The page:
Clinicians’ judgment may trump patients’ legal rights
MedWire News: Physicians vary widely in how they interpret patients' right to refuse treatment, possibly reflecting the complex legal situation, a survey of Norwegian doctors indicates.
For the study, 640 specialist physicians completed a questionnaire that addressed hypothetical scenarios involving decisions on end-of-life care. The case in question was an autonomous 45-year-old patient with amyotrophic lateral sclerosis who was refusing ventilatory treatment.
"According to Norwegian law, an autonomous patient has the right to refuse life-prolonging treatment," explain Marianne Bahus (Centre for Medical Ethics, University of Oslo) and fellow study authors writing in Resuscitation. "If the patient is not defined as dying, however, health personnel are obliged to instigate life-saving treatment in an emergency situation even against the patient's wishes."
The physicians were selected at random from the membership of the Norwegian Medical Association and included specialists in internal medicine, pediatrics, surgery, neurology, and neurosurgery.
In all, 406 of the respondents had real-life experience of end-of-life decisions, and 394 doctors expressed an opinion on the hypothetical patient's right to refuse life-prolonging treatment.
Overall, 56.1% of doctors said that the patient always has the right to refuse such treatment, 42.4% said that a patient can normally refuse treatment, and 1.5% said that the patient cannot refuse.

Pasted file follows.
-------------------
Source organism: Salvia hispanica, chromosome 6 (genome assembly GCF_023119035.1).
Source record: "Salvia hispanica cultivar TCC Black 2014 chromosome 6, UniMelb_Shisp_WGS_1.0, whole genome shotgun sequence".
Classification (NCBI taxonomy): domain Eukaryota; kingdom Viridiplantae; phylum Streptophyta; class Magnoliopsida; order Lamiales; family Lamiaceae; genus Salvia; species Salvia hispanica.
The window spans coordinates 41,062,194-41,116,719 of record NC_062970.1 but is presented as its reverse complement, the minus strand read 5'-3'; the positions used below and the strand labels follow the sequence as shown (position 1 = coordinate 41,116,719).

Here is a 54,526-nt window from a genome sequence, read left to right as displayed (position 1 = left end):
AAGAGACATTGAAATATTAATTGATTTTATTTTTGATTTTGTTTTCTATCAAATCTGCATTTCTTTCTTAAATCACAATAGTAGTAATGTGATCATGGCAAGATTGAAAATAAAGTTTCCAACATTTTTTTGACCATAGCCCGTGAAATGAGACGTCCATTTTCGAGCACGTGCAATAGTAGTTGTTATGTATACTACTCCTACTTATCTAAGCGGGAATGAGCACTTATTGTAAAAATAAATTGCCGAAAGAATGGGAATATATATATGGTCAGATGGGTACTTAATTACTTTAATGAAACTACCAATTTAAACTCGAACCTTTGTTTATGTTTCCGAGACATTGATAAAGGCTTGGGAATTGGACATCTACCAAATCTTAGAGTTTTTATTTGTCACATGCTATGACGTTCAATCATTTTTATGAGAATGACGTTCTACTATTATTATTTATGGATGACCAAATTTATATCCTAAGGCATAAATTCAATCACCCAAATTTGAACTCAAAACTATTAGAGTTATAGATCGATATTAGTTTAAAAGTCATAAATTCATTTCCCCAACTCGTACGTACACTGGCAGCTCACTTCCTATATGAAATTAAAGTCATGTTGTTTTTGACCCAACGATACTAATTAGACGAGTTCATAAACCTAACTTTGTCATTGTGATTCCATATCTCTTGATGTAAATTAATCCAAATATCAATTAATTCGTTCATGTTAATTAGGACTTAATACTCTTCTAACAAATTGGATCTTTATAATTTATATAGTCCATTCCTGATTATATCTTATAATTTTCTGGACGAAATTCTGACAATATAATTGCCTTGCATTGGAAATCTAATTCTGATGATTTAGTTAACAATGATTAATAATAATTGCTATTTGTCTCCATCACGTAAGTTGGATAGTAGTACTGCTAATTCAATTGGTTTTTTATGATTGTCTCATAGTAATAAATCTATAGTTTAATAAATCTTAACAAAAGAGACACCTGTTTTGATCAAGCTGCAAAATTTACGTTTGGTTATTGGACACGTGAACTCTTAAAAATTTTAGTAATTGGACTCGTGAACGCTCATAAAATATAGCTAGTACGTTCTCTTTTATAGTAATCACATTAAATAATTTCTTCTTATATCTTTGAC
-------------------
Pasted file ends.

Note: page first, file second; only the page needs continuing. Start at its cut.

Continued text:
Interestingly, responses varied by specialty, such that neurologists and surgeons were much more likely than pediatricians to believe that patients "can always refuse treatment." This may reflect the fact that different laws govern pediatric patients, note the authors, whereby the opinion of the healthcare system supercedes that of the parents.
Just 89 doctors (22.5%) said that respecting the patient's decision to refuse treatment did not pose a problem.
One remarked: "If the patient is clear and oriented I suppose he can always refuse, but there will probably be exceptions too," while another added a caveat: "Provided that you have been treating the patient for a long period, and you know that the patient has really made up his mind and, not least that his quality of life is getting worse."
A further 22 doctors (5.6%) said that the patient's decision would be incorporated into their "global clinical judgment" and 14 (3.6%) said that they would wish to have a further discussion with the patient "so that the patient is given the chance to change his mind."
Another doctor observed that there will always be uncertainty about whether the patient had fully understood the consequences of both options - ie, accepting versus refusing treatment.
Commenting on their findings, Bahus et al say that doctors' emphasis on the importance of patient autonomy varies, and there is a gap between legal and ethical reasoning in this and similar scenarios "whereby the autonomous views of a patient may be ignored and overridden."
"These findings indicate that doctors place great moral emphasis on their own clinical judgment, and less emphasis on the patient's legal rights," the authors conclude.
By Joanna Lyford